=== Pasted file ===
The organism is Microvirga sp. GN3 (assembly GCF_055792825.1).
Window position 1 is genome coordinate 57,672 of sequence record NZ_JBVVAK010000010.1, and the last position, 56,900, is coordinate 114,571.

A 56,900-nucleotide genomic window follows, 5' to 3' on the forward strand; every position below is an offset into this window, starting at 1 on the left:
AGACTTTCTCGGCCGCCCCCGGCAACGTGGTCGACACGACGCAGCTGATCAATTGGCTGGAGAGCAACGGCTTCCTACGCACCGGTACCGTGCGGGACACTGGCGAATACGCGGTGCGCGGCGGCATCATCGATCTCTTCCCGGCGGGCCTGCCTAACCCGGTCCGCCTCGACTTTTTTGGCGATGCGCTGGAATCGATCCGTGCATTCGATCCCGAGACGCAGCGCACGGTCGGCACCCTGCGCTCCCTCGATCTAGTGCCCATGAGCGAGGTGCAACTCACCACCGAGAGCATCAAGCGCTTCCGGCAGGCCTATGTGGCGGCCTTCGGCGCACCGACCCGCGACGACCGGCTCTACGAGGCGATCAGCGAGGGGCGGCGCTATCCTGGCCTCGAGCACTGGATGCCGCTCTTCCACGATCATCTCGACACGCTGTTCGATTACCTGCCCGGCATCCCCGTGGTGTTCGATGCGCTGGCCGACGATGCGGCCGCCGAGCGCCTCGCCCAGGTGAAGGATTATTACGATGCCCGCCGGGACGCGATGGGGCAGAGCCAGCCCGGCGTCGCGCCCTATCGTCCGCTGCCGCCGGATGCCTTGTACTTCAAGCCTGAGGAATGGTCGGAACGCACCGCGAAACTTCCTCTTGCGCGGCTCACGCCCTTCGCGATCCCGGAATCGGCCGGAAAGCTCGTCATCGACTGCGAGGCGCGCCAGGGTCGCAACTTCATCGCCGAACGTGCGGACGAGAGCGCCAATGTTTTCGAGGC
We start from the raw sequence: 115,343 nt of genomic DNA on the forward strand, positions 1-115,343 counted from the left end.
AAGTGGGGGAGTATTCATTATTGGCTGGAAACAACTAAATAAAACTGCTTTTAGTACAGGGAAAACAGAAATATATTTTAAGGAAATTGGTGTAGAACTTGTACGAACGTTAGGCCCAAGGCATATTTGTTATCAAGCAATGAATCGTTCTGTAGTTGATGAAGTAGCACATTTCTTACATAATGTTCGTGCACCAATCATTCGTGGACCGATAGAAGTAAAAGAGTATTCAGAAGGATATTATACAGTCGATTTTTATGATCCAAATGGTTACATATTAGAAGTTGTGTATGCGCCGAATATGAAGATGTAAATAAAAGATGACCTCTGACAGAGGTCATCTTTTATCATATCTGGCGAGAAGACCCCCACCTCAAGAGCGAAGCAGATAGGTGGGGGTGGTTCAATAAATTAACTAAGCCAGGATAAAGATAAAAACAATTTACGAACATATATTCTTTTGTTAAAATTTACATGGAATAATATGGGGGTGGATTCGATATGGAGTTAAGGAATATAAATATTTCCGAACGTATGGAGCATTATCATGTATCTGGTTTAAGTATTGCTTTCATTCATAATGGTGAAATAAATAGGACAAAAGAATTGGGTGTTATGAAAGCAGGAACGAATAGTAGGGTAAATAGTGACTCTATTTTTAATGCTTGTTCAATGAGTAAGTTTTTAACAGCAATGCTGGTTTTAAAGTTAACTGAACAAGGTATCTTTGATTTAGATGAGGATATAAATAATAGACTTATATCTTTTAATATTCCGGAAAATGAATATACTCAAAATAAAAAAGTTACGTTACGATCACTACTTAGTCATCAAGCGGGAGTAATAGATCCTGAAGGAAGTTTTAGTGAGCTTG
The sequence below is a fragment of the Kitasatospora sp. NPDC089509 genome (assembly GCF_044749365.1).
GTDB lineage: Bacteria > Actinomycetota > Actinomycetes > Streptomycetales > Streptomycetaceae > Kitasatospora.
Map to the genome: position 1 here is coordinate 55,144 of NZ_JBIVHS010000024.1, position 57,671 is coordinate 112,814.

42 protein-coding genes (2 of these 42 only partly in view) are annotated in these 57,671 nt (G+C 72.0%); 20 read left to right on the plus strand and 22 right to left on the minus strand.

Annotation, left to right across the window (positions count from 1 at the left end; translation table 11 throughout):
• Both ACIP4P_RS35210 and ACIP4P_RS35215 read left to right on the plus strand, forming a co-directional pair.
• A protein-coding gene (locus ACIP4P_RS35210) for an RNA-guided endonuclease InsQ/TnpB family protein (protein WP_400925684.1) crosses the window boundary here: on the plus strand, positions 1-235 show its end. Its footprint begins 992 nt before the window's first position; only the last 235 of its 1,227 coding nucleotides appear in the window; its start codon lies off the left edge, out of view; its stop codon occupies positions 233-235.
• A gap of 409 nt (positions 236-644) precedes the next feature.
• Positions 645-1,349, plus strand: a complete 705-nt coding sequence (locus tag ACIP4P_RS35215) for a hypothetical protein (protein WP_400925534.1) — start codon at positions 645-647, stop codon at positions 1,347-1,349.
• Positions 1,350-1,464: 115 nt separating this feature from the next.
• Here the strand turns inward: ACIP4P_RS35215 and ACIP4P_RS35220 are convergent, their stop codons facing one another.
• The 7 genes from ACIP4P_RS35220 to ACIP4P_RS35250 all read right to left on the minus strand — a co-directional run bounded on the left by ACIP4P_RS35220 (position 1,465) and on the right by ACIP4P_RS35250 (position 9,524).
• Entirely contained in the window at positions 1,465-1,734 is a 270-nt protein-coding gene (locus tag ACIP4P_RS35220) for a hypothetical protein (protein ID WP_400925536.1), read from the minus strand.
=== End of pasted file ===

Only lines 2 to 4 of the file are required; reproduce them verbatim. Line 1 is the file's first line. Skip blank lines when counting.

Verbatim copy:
Window position 1 is genome coordinate 57,672 of sequence record NZ_JBVVAK010000010.1, and the last position, 56,900, is coordinate 114,571.

A 56,900-nucleotide genomic window follows, 5' to 3' on the forward strand; every position below is an offset into this window, starting at 1 on the left:
AGACTTTCTCGGCCGCCCCCGGCAACGTGGTCGACACGACGCAGCTGATCAATTGGCTGGAGAGCAACGGCTTCCTACGCACCGGTACCGTGCGGGACACTGGCGAATACGCGGTGCGCGGCGGCATCATCGATCTCTTCCCGGCGGGCCTGCCTAACCCGGTCCGCCTCGACTTTTTTGGCGATGCGCTGGAATCGATCCGTGCATTCGATCCCGAGACGCAGCGCACGGTCGGCACCCTGCGCTCCCTCGATCTAGTGCCCATGAGCGAGGTGCAACTCACCACCGAGAGCATCAAGCGCTTCCGGCAGGCCTATGTGGCGGCCTTCGGCGCACCGACCCGCGACGACCGGCTCTACGAGGCGATCAGCGAGGGGCGGCGCTATCCTGGCCTCGAGCACTGGATGCCGCTCTTCCACGATCATCTCGACACGCTGTTCGATTACCTGCCCGGCATCCCCGTGGTGTTCGATGCGCTGGCCGACGATGCGGCCGCCGAGCGCCTCGCCCAGGTGAAGGATTATTACGATGCCCGCCGGGACGCGATGGGGCAGAGCCAGCCCGGCGTCGCGCCCTATCGTCCGCTGCCGCCGGATGCCTTGTACTTCAAGCCTGAGGAATGGTCGGAACGCACCGCGAAACTTCCTCTTGCGCGGCTCACGCCCTTCGCGATCCCGGAATCGGCCGGAAAGCTCGTCATCGACTGCGAGGCGCGCCAGGGTCGCAACTTCATCGCCGAACGTGCGGACGAGAGCGCCAATGTTTTCGAGGC